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    ABSTRACT: Solid pseudopapillary tumors (SPTs) are unusual neoplasms of the pancreas of uncertain histogenesis that occur mostly, but not exclusively, in young women. The pathologic features and immunophenotype of SPT are unique and well characterized. Despite its low malignant potential, proximately 15% of patients with SPT develop metastatic disease, mostly involving the liver or peritoneum. Even in the presence of disseminated disease, the clinical course is usually protracted, and the overall 5-year survival is reportedly 97%. We have encountered 2 cases of SPT possessing unusual pathologic features and exhibiting an aggressive clinical course. At the time of presentation, 1 patient had liver metastasis, and the other had a lymph node metastasis and developed liver metastases within 3 months. Both died of disease at 6 and 16 months, respectively, following the initial diagnosis. Review of other cases of SPT treated at Memorial Sloan-Kettering Cancer Center (New York, NY) revealed that 5 of 34 cases (15%) with conventional histologic features developed liver metastases. In contrast to the 2 cases reported here, all 5 patients survived for a mean of 106 months (39-193 months), and only 2 died of disease 5 and 10 years, respectively, following the initial resection. The pathologic features of the two rapidly fatal cases, which might have been indicative of their aggressive behavior, included a diffuse growth pattern, extensive tumor necrosis, significant nuclear atypia, an unusually high mitotic rate (35-70/50 high power fields), and in one a component of sarcomatoid carcinoma. However, regions displaying the typical histologic features of SPT were also evident. Abnormal beta-catenin distribution and markedly increased MIB1 expression were detected by immunohistochemistry in both cases. The immunohistochemical staining patterns were otherwise similar to those of conventional SPTs. Although precise pathologic criteria suggesting a high risk for aggressive behavior are uncertain, recognition of some of the unusual pathologic features displayed in these 2 cases may be useful in the prediction of potentially more aggressive SPTs. The possibility that these tumors represent high-grade malignant transformation of a conventional low-grade SPT is proposed.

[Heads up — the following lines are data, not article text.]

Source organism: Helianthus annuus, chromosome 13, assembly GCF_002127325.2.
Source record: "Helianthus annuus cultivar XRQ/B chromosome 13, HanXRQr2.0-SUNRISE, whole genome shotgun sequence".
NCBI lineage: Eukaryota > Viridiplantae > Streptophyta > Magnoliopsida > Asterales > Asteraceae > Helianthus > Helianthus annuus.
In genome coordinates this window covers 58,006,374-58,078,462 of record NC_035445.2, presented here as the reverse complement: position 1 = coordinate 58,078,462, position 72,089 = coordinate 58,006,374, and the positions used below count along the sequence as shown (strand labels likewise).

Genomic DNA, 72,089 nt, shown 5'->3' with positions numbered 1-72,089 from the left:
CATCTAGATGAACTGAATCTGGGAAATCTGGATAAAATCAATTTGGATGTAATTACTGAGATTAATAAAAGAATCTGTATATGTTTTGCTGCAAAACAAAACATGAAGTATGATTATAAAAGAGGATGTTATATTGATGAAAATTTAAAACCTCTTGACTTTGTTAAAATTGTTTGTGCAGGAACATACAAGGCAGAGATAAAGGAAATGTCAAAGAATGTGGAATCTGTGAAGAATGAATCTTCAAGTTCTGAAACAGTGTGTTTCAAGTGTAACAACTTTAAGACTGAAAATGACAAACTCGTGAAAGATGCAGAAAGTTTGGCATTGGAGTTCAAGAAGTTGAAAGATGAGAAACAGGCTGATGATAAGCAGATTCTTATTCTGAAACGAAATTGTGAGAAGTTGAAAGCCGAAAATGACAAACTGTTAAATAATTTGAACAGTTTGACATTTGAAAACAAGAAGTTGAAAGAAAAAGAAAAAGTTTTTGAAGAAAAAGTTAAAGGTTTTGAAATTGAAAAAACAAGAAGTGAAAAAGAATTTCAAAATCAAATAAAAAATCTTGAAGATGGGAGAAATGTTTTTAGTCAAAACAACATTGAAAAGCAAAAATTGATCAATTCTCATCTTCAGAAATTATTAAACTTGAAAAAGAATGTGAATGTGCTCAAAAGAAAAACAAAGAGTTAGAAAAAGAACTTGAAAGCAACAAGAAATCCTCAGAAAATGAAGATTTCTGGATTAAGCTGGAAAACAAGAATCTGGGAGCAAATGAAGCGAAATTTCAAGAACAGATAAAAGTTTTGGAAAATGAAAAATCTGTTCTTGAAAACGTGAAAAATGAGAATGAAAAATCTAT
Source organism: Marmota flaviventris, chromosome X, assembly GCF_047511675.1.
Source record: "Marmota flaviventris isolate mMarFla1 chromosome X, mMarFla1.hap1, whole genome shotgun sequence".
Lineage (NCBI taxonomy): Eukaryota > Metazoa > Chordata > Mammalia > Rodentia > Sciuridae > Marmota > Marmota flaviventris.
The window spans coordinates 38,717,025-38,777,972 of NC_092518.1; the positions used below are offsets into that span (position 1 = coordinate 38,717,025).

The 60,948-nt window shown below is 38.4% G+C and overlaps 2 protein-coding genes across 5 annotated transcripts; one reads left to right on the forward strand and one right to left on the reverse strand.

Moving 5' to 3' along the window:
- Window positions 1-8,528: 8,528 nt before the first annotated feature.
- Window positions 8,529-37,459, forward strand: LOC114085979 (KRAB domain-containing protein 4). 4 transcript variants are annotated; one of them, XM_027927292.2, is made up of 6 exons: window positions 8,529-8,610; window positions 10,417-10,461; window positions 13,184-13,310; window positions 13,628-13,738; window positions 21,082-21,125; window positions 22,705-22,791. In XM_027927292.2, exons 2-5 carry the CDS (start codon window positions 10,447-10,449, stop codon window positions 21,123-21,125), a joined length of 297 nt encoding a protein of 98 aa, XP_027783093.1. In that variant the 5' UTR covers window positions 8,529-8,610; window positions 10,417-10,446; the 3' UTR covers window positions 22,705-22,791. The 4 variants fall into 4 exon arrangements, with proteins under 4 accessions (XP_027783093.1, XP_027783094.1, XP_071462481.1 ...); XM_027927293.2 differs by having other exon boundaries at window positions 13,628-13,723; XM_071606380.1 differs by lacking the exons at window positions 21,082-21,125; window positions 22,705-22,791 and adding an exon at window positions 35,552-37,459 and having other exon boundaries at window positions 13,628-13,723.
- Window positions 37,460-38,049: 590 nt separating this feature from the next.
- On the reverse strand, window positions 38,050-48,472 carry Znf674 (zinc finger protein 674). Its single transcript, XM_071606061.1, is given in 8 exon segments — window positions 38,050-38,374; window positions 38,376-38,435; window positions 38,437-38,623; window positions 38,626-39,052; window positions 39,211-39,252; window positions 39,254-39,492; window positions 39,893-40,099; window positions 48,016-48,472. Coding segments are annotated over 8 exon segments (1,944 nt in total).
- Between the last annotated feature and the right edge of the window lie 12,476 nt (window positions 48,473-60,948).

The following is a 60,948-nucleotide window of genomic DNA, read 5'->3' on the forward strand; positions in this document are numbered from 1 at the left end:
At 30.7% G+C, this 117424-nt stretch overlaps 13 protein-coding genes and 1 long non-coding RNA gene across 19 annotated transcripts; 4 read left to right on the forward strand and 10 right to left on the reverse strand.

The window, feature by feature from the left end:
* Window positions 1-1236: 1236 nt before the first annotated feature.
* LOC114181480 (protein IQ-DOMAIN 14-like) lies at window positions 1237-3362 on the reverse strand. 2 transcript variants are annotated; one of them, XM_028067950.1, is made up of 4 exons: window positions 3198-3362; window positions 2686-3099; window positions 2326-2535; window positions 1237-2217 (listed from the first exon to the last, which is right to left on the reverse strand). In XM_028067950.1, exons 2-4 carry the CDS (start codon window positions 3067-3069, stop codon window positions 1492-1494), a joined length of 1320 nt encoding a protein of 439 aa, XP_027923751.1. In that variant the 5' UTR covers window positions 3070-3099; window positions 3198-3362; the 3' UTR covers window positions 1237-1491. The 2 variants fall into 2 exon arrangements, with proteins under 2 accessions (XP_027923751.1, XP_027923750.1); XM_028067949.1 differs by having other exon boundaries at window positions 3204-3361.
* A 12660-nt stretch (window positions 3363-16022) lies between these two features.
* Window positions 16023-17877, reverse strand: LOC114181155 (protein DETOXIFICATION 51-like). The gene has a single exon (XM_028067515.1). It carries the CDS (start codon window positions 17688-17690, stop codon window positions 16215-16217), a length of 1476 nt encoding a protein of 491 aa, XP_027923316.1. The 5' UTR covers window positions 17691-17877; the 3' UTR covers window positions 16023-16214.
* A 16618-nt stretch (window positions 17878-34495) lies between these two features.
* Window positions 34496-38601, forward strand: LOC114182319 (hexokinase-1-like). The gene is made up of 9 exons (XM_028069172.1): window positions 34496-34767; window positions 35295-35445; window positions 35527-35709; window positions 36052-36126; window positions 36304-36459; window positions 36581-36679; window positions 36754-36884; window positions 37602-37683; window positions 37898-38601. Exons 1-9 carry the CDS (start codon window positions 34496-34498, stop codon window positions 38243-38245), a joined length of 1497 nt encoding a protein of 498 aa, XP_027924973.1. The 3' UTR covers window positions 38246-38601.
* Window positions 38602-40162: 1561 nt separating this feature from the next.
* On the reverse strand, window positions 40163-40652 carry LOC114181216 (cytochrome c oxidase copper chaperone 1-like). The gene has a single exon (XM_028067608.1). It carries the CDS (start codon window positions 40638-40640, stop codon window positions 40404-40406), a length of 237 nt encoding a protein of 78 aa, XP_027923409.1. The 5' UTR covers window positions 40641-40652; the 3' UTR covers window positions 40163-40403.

American Journal of Surgical Pathology 05/2005; 29(4):512-9. · 5.15 Impact Factor